But he didn't, after New Orleans lost in the play offs, he really wasn't interested in the Super Bowl as to which team would win - he liked certain players on both teams; so he decided to surprise me with an early Valentines day gift. We had been talking about going up to Hot Springs Arkansas for quite awhile, but never seemed to find a good time to go. He decided this weekend would be the perfect time for us to get away, and scheduled a stay at the Arlington Hotel.
The Arlington Hotel has always been a special place for us. When my eldest child was just a baby, my husband had to go to a business meeting at that hotel, and we came along too so we could start our vacation from there. My son was teething at the time and was very fussy and was not going to sleep that night. To quiet him down, I took him down to the lobby at 2 a.m. and was letting him crawl around in the sitting area, only problem was he finally decided he wasn't going to crawl anymore. He took his FIRST steps there!! I was so excited. I wished I had my camera but it was packed away in my luggage and never did get those shots. The next morning I couldn't wait for his daddy to see what he could now do, by then he was walking all over the place and there was no stopping him. We were so busy watching him that neither one of us thought about taking any pictures, and the opportunity was lost forever.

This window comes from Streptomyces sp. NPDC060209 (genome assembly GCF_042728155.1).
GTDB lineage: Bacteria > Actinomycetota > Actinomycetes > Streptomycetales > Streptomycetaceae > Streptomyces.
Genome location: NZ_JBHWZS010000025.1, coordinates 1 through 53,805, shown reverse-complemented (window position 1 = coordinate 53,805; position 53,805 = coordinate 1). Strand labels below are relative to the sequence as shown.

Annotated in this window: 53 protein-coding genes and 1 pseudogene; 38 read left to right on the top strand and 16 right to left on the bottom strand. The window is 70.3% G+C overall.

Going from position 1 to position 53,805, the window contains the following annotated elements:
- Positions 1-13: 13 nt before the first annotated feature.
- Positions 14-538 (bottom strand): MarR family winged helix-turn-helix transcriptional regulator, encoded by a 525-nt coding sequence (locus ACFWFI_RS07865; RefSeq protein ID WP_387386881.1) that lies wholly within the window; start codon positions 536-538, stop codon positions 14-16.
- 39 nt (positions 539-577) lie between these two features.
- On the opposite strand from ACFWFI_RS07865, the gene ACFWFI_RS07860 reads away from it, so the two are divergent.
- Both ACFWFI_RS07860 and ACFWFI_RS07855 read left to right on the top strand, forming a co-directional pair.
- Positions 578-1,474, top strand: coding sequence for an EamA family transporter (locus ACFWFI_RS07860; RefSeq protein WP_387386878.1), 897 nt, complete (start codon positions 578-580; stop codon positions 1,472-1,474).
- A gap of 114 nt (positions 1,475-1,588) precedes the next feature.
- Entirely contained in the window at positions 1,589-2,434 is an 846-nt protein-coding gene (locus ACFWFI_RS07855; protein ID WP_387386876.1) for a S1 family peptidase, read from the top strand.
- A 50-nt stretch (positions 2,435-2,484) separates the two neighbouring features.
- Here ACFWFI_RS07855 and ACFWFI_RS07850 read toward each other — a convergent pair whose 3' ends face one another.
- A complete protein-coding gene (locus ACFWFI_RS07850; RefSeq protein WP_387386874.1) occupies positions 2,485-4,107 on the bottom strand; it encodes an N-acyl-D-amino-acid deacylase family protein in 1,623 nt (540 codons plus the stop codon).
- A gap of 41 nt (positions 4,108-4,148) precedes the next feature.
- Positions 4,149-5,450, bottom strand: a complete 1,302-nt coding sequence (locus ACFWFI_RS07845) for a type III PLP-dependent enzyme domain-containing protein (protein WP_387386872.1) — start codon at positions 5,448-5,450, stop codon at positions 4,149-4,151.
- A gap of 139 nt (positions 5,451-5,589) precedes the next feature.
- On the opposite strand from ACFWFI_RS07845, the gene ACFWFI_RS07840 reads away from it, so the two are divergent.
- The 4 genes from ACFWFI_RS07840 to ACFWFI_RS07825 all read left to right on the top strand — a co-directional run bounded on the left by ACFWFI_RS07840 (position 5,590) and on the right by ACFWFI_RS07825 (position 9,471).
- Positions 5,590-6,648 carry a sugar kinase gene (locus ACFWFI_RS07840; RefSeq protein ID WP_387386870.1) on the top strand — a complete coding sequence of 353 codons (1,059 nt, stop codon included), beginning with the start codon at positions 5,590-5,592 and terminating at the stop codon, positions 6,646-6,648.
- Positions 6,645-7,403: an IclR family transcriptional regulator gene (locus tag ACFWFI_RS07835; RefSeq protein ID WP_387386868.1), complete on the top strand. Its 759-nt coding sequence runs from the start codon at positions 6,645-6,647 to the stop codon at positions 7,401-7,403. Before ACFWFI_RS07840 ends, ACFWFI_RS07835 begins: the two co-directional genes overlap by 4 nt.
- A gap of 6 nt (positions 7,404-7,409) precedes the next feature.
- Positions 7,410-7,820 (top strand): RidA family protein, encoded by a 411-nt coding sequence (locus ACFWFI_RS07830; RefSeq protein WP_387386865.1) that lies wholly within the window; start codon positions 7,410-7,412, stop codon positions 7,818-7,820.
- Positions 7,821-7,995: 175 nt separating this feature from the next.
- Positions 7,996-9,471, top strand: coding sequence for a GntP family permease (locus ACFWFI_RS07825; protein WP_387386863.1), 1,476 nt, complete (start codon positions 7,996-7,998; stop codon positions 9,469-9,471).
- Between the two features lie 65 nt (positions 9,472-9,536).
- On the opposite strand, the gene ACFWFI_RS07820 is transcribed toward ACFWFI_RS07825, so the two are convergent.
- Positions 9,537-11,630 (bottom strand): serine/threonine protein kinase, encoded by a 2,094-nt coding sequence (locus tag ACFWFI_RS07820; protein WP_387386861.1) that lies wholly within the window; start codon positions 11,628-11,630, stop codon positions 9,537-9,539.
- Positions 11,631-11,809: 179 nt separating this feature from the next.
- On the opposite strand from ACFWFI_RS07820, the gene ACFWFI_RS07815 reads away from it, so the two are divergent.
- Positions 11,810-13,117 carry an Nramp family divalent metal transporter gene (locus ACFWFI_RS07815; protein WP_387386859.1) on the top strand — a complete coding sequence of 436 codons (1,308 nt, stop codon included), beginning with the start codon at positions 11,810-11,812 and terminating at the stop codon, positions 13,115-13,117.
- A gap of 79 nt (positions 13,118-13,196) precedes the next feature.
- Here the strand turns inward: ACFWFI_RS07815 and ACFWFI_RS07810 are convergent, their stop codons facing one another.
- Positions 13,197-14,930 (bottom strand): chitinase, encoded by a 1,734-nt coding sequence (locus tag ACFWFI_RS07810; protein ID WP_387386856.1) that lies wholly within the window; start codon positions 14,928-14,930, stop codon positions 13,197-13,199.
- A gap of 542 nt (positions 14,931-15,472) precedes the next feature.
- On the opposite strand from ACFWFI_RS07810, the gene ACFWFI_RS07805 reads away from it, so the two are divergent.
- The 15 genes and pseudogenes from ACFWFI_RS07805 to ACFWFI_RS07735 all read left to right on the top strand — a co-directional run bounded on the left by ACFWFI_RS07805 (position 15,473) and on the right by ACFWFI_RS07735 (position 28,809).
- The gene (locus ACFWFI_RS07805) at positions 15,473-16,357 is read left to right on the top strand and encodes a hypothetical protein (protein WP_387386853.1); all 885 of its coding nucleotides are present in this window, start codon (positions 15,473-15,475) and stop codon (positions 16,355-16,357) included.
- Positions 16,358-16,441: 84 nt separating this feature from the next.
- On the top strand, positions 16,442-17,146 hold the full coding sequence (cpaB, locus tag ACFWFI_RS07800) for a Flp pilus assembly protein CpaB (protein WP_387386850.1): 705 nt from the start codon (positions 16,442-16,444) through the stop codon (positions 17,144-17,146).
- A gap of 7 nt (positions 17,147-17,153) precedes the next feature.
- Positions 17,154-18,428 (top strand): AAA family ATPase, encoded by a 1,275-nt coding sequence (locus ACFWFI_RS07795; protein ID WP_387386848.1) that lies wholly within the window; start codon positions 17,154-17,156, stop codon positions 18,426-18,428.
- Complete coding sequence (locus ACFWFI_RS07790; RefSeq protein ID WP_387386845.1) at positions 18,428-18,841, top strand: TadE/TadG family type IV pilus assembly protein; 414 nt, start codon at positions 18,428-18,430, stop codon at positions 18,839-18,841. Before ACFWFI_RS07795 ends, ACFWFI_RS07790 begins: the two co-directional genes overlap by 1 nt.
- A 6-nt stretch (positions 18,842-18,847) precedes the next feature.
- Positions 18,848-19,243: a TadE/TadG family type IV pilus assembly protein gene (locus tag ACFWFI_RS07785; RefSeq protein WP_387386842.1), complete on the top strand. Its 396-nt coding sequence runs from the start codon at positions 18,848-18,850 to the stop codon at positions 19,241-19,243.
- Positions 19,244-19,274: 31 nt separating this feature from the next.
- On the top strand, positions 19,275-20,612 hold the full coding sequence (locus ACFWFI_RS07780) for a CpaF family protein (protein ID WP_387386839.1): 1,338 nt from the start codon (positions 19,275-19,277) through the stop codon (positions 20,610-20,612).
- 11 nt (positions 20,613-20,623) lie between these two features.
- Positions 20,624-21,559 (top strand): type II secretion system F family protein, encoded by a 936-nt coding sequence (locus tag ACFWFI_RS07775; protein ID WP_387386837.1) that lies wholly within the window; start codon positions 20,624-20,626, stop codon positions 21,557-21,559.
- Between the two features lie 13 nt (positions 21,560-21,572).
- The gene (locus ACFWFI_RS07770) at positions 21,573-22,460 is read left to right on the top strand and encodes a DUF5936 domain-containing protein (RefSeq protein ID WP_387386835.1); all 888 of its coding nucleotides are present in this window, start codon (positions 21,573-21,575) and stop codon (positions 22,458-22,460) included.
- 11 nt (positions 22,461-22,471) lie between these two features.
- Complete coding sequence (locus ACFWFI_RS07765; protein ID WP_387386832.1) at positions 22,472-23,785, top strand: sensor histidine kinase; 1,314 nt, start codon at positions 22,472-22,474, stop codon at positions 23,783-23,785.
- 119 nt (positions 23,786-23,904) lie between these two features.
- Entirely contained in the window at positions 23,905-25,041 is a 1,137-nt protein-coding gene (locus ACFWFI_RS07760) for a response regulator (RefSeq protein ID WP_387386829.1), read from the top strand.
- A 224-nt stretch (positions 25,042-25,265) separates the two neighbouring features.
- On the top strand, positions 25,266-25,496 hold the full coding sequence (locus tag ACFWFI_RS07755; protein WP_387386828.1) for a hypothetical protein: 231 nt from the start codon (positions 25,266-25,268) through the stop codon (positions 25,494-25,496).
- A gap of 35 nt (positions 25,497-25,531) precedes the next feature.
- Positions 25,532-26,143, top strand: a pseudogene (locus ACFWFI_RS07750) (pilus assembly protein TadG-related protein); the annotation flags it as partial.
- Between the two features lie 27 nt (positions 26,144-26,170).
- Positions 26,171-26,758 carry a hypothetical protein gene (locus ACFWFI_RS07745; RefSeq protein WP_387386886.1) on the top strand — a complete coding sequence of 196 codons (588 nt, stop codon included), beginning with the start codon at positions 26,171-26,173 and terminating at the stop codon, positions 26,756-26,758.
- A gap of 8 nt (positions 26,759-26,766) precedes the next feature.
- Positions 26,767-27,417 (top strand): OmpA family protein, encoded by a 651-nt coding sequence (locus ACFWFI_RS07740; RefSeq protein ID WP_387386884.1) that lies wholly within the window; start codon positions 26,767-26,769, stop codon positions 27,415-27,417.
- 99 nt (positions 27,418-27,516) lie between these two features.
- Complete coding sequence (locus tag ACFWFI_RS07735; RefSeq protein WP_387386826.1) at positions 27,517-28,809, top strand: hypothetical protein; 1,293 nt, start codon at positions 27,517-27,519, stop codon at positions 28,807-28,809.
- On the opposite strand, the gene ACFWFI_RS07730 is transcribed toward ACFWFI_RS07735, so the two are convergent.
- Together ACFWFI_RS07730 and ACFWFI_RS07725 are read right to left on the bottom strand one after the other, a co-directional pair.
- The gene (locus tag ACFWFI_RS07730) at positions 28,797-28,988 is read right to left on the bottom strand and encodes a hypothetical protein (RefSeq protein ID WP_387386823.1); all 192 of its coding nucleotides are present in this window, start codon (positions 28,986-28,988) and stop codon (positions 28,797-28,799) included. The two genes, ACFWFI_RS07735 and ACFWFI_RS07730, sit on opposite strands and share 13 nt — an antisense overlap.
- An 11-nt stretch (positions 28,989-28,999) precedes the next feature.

That was about 24 years ago and we have only made it back there one other time - again with children. We both felt like we were long overdue for another visit there for just the two of us. This time it was so much nicer because we were not on such a tight budget and could take advantage of the hot baths and other amenities the place offers. After all that was what the area was always famous for its Hot Springs and rejuvenation properties. The Bathhouse row is now part of a National Park.
|Hotel Arlington, Hot Springs National park|
|The Arlington Hotel lobby, Hot Springs AR|
But this is what got me really excited about being there. Is seeing this as we pulled into the parking garage.
|The folded rocks behind the Arlington parking garage|
Here's one of the springs anyone can get water from.
|Noble Fountain, Hot Springs AR|
|Bath House Row, Hot Springs National park, AR; Arlington in background.|
|Fordyce Bathhouse National Park visitor center & Maurice Bathhouse to its left|
Here's the tower.
|Hot Springs Mountain Tower|
|The north view from the Hot springs Mountain Tower|